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According to the June Bank of America survey, 72% of fund managers said they believe inflation is transitory and 23% said it is permanent. It’s extreme to claim the current situation is permanent when so much of it is unique. The end of the pandemic and the supply chain issues are temporary economic scenarios that won’t last. The fiscal stimulus won’t be repeated on this level until the next recession. It’s weird to claim this is permanent. At best, it will last longer than a few months.

The market knows it’s transitory. This is why the 10 year yield has fallen from 1.78% to 1.5%. It’s the most transparent temporary bout of inflation ever. As you can see from the chart above, the 10 year yield falls 67 basis points on average in the 3 months following the peak in CPI which was in May 2021 for this cycle. We think the decline will be lower than that because the market was more ahead of the game than usual. It has already been almost 3 months since the peak in yields. Much of the decline has already occurred.

No One Wants Bonds

In our previous article we showed the equity percentage of household assets hit a record high because no one wants to invest in bonds. Dividend stocks are the new bonds. According to the fund manager survey, the net percentage of asset allocators that said they were overweight bonds hit a record low (near -75%). While this is a new low, it was almost as low at many points in the prior economic cycle.

The chart above is a bit more dramatic. The debt allocation of Bank of America’s private clients is 18% of their assets under management which is a record low and much lower than where it was in the last expansion. The average is irrelevant because this works in cycles. The trough in 2008 was 26% which is obviously much higher than it is now even though we aren’t in a recession.

How much more can this fall? The answer is less than 18%. However, it will be much tougher to fall another 8%. Rates are already near 0%. If a 1.5% 10 year yield doesn’t get you to leave bonds, what will? The bottom in this reading could correlate with a top in stock valuations.

There Is No Risk?

Shockingly only 2% of fund managers said a correction of over 20% would occur in the next 6 months. The most common answer was a correction of between 5% and 10% (47% picked this). The stock market probably won’t crash over 20% in the next 6 months, but it’s a little disconcerting to see how prevalent this thinking is. No one thinks the year to date gains will be given back. If stocks were to fall more than 20%, it would be a major gift because of how cheap they would become.

In the same vein, 68% of fund managers stated the next recession won’t occur until 2024 at the earliest. 10% said the next recession will started after 2026. Only 7% see a recession next year. These selections make sense. It’s not as bad to see this because it’s not as if all fund managers thinking there won’t be a recession can create a recession. Oppositely, if everyone is bullish on stocks, it can catalyze a bear market if valuations are high enough.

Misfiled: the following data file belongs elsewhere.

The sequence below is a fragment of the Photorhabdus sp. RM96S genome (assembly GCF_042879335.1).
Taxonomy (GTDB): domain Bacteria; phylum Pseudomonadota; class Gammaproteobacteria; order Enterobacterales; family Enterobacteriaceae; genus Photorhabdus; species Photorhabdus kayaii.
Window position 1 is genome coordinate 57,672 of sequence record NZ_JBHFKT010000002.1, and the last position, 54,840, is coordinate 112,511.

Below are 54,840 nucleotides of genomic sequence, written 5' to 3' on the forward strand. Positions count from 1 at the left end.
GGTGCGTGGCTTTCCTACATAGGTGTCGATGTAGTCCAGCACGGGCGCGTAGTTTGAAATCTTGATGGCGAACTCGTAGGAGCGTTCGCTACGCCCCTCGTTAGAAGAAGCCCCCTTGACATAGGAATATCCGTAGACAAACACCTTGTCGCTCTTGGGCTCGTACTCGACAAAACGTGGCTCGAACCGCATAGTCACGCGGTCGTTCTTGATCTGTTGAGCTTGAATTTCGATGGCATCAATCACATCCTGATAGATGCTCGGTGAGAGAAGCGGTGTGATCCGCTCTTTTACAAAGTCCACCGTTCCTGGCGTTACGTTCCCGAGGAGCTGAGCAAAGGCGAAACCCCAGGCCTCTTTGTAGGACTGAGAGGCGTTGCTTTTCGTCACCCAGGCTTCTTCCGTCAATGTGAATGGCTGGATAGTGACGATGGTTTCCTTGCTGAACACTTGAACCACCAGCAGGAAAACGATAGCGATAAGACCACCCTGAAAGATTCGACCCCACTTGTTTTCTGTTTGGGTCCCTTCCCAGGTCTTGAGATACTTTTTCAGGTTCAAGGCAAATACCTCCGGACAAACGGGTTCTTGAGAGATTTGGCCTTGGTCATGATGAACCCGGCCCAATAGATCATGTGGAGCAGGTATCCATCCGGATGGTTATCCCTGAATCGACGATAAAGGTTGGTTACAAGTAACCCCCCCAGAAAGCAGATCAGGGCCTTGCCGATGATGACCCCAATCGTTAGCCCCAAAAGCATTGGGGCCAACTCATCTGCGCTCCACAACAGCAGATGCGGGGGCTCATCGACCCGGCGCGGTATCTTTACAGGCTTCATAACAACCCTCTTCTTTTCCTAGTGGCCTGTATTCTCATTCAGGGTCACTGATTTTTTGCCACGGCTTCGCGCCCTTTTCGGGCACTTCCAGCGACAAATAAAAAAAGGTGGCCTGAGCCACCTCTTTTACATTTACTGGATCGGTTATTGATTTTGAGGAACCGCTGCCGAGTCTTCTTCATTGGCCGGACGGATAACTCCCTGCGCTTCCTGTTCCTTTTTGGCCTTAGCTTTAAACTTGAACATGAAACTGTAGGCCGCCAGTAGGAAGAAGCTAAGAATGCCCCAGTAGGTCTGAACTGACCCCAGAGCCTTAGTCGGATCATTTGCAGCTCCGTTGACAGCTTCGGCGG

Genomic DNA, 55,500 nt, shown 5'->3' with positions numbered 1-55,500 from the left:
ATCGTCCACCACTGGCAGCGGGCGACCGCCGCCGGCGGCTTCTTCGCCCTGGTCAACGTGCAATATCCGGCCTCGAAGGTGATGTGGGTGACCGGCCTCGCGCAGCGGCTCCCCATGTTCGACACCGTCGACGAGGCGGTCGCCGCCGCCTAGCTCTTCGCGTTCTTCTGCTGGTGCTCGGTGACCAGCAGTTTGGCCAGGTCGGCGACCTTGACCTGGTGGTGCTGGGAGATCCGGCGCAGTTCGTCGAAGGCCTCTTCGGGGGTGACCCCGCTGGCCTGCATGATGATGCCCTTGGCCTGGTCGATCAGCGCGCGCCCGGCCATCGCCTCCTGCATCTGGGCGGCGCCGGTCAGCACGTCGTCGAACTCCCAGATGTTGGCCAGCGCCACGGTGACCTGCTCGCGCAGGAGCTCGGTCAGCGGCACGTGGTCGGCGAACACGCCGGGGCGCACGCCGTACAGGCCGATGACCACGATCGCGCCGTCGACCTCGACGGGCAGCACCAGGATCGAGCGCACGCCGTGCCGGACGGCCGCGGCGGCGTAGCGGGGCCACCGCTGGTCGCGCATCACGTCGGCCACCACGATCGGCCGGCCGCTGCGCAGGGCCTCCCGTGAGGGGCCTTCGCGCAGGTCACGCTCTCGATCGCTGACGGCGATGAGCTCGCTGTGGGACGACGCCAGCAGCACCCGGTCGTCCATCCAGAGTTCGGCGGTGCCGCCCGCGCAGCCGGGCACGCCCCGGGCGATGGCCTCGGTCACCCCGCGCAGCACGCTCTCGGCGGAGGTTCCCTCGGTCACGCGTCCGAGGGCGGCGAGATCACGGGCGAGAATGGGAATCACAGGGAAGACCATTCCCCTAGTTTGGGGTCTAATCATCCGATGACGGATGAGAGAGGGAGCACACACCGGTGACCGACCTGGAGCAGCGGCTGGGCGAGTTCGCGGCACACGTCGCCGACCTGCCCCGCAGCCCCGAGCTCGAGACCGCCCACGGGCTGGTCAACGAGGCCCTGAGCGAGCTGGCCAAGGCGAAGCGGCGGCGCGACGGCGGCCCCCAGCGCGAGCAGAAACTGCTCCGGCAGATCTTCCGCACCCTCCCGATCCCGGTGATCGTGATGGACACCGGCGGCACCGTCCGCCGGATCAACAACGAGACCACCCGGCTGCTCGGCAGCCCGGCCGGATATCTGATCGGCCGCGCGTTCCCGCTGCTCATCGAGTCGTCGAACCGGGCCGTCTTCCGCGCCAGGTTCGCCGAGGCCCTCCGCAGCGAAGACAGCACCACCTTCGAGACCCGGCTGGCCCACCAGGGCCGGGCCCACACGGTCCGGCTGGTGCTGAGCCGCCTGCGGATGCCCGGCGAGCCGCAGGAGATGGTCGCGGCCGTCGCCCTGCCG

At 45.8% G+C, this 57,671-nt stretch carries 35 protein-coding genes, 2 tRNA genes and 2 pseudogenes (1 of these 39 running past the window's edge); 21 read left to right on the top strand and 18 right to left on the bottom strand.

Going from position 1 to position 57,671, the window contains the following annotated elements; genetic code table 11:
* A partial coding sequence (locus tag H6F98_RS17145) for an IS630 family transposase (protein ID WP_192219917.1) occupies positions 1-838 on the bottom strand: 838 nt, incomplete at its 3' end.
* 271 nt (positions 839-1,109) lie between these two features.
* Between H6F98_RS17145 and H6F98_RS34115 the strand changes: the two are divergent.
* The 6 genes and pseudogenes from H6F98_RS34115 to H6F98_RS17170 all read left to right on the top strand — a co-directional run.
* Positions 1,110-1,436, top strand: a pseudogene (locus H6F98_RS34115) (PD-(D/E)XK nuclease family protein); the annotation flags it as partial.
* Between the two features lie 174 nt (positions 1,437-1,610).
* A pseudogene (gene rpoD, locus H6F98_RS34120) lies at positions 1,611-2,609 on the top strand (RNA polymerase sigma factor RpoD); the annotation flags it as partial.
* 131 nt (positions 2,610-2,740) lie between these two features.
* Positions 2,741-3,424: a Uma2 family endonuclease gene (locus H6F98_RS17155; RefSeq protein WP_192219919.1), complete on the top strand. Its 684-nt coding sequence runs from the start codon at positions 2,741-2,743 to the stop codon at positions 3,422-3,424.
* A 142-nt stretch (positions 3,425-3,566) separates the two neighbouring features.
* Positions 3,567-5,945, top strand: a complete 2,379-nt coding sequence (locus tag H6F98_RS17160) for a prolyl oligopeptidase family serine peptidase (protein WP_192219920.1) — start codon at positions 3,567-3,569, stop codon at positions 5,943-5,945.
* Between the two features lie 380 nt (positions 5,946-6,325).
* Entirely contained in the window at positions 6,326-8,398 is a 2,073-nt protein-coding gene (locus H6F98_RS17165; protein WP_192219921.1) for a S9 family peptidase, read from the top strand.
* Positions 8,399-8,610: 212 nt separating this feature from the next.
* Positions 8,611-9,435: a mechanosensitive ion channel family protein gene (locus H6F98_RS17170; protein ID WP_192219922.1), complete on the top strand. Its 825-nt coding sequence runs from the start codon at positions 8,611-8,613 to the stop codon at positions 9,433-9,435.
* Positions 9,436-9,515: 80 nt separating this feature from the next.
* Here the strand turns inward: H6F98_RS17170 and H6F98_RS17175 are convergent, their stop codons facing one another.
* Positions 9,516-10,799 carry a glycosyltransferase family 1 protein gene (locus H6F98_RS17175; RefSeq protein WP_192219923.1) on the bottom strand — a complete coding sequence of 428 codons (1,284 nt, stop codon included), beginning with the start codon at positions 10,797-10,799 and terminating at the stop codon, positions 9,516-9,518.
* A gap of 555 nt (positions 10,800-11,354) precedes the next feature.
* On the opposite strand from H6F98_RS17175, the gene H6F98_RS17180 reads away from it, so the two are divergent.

As you can see from the chart above, a net 18% of fund managers are taking more risks that normal. It’s up 4 points from May, but still off the February peak. The innovation stocks peaked in February, while other cyclicals have rallied since then. Some of the retail meme stocks peaked in the winter, but others have replaced them. The meme stocks are a sideshow. Market sentiment is elevated, but so are earnings. Q2 earnings season will be fantastic. The bearish argument that uses trailing earnings will finally be put to rest. 

The Biggest Tail Risk Facing Markets

Part of the reason tail risks are so violent is because no one is prepared for them. If a tail risk is widely followed, it probably means it’s not really a tail risk (a low probability event). The tail risk survey is still useful because it tells us which risks are most likely to be priced in.

As you can see from the chart above, 30% said inflation is the biggest tail risk which is very weird because 72% of managers said inflation is transitory. How can it be transitory and a big tail risk? Either way, high inflation won’t be a big risk to the economy once we get past the summer. Tied for 2nd was taper tantrum. The Fed is going to announce tapering in the next few months. It will occur next year. That is widely understood which should prevent a tantrum. 18% said asset bubbles. That’s vague enough to cover a lot of different scenarios.

Commodities Are The Most Crowded

The most crowded trade signal is already old. It says commodities are the most crowded trade, but lumber is already down over 40% from its peak. Plenty of other commodities have already peaked. Copper is the furthest below its 50 day moving average than any point in the past year. Supply is increasing in response to higher prices. Oil is the rare commodity which is still rallying and hasn’t had a supply response. It’s a few months behind the others. Bitcoin is no longer the most crowded, but it has increased significantly off its bottom. Markets move quickly!


The 10 year yield usually falls after CPI peaks, but this time might be different because it was so obvious CPI would peak in May. We knew this would be the peak months in advance. Investors are running from bonds and towards stocks. They are taking more risks than usual which is a bad signal. Just 2% see a bear market coming this year. The biggest tail risks are said to be a taper tantrum and high inflation. Commodities and bitcoin were named the most crowded trades.

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